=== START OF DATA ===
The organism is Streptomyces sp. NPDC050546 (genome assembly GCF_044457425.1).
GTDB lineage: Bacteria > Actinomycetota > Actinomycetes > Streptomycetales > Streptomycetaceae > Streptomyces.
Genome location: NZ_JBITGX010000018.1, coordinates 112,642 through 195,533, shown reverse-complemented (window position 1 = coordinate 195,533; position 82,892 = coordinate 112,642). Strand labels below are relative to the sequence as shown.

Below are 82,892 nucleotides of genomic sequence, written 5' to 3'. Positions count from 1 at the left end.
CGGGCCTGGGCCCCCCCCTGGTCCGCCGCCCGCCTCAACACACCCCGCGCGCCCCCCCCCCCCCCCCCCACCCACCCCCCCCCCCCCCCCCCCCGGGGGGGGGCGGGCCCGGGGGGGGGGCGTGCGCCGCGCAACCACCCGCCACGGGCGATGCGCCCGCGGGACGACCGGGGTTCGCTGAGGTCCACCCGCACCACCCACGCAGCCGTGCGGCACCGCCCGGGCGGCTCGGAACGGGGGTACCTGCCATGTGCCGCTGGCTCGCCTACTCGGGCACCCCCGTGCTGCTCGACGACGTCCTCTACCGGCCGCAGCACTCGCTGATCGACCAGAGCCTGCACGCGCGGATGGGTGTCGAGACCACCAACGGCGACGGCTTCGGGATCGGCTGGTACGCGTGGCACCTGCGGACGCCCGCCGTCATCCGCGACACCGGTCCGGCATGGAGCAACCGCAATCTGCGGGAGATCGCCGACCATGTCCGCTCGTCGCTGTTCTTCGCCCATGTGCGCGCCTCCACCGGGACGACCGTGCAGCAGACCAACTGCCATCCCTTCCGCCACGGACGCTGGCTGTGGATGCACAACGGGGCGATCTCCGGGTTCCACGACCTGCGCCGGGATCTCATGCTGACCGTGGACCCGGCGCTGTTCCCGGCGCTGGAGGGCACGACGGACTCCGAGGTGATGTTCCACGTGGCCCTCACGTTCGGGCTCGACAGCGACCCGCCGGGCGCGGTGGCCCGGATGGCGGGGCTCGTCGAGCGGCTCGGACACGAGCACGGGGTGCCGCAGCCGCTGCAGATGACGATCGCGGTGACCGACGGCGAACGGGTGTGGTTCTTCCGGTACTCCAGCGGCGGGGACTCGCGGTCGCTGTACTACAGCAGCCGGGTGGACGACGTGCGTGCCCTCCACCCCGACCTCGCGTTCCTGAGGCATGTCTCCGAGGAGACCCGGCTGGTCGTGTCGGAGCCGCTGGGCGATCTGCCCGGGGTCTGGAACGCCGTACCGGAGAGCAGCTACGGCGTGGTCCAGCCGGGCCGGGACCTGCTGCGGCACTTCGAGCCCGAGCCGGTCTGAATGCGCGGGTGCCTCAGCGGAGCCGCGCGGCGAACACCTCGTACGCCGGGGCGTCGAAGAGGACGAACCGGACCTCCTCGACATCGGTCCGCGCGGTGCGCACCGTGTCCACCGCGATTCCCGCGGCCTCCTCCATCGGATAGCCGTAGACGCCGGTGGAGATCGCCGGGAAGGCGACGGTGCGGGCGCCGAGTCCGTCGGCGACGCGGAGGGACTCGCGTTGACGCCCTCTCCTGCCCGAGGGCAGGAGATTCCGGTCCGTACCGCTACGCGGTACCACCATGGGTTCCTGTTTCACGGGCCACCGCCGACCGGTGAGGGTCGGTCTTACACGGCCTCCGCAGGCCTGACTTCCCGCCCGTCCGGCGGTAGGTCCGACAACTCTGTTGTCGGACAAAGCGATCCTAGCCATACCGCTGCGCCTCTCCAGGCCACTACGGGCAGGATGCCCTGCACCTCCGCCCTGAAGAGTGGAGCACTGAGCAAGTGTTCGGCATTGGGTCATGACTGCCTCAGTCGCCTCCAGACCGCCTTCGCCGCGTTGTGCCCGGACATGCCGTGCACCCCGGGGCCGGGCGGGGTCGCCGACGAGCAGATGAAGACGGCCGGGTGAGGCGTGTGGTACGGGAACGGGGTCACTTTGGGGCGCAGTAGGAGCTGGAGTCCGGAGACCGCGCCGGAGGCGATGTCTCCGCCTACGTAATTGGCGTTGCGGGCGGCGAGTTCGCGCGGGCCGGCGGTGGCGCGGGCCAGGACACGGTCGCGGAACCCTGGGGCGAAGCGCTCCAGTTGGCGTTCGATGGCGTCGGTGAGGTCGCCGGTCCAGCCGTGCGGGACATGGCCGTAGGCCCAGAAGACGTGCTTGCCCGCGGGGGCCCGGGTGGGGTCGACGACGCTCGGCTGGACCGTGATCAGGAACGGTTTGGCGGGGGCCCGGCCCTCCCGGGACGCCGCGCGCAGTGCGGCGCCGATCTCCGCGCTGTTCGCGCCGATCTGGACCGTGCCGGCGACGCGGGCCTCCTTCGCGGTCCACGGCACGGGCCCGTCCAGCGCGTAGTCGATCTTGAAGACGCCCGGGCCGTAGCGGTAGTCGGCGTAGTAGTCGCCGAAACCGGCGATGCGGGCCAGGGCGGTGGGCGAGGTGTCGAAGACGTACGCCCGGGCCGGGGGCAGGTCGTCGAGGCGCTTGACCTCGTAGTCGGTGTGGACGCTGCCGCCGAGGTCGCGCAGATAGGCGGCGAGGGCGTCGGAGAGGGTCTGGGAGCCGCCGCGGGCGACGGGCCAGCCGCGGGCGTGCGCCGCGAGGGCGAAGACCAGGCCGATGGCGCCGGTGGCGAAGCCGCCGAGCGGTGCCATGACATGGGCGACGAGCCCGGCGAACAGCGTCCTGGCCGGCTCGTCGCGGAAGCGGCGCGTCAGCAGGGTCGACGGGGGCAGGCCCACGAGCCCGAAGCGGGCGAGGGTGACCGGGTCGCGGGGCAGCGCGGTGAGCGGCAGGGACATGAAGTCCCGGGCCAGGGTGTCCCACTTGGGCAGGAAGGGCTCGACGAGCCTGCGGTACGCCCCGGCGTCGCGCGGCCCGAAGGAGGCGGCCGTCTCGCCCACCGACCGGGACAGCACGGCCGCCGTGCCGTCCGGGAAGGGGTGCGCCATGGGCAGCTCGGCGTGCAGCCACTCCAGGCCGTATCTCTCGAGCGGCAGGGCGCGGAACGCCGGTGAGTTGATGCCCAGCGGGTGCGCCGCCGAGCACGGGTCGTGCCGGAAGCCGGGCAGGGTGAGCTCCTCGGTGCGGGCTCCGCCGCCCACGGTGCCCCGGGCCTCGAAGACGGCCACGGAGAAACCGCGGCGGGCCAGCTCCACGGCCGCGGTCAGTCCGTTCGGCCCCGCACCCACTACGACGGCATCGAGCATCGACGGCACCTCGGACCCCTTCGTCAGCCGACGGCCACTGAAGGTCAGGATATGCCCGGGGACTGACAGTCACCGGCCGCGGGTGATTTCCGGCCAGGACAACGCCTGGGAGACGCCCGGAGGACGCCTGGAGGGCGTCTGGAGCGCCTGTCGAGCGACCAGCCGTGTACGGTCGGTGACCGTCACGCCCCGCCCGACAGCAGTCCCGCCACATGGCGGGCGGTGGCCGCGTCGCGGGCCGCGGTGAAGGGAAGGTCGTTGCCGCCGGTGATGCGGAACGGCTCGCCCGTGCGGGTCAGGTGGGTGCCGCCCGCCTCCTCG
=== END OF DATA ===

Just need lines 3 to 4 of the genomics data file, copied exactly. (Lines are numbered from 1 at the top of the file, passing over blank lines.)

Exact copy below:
Genome location: NZ_JBITGX010000018.1, coordinates 112,642 through 195,533, shown reverse-complemented (window position 1 = coordinate 195,533; position 82,892 = coordinate 112,642). Strand labels below are relative to the sequence as shown.

Below are 82,892 nucleotides of genomic sequence, written 5' to 3'. Positions count from 1 at the left end.